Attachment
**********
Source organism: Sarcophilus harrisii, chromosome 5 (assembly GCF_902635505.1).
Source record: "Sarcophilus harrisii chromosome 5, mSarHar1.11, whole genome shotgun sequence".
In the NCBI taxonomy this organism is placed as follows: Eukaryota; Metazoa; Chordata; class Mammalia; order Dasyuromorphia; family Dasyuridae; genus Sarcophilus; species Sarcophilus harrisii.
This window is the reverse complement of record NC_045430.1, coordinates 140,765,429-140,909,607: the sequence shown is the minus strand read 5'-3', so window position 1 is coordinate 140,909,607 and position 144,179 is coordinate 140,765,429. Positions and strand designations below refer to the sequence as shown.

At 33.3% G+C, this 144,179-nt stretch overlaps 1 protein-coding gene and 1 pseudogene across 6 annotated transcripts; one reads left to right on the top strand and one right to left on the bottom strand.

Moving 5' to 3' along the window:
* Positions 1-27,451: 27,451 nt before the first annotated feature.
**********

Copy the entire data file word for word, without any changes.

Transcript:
Source organism: Sarcophilus harrisii, chromosome 5 (assembly GCF_902635505.1).
Source record: "Sarcophilus harrisii chromosome 5, mSarHar1.11, whole genome shotgun sequence".
In the NCBI taxonomy this organism is placed as follows: Eukaryota; Metazoa; Chordata; class Mammalia; order Dasyuromorphia; family Dasyuridae; genus Sarcophilus; species Sarcophilus harrisii.
This window is the reverse complement of record NC_045430.1, coordinates 140,765,429-140,909,607: the sequence shown is the minus strand read 5'-3', so window position 1 is coordinate 140,909,607 and position 144,179 is coordinate 140,765,429. Positions and strand designations below refer to the sequence as shown.

At 33.3% G+C, this 144,179-nt stretch overlaps 1 protein-coding gene and 1 pseudogene across 6 annotated transcripts; one reads left to right on the top strand and one right to left on the bottom strand.

Moving 5' to 3' along the window:
* Positions 1-27,451: 27,451 nt before the first annotated feature.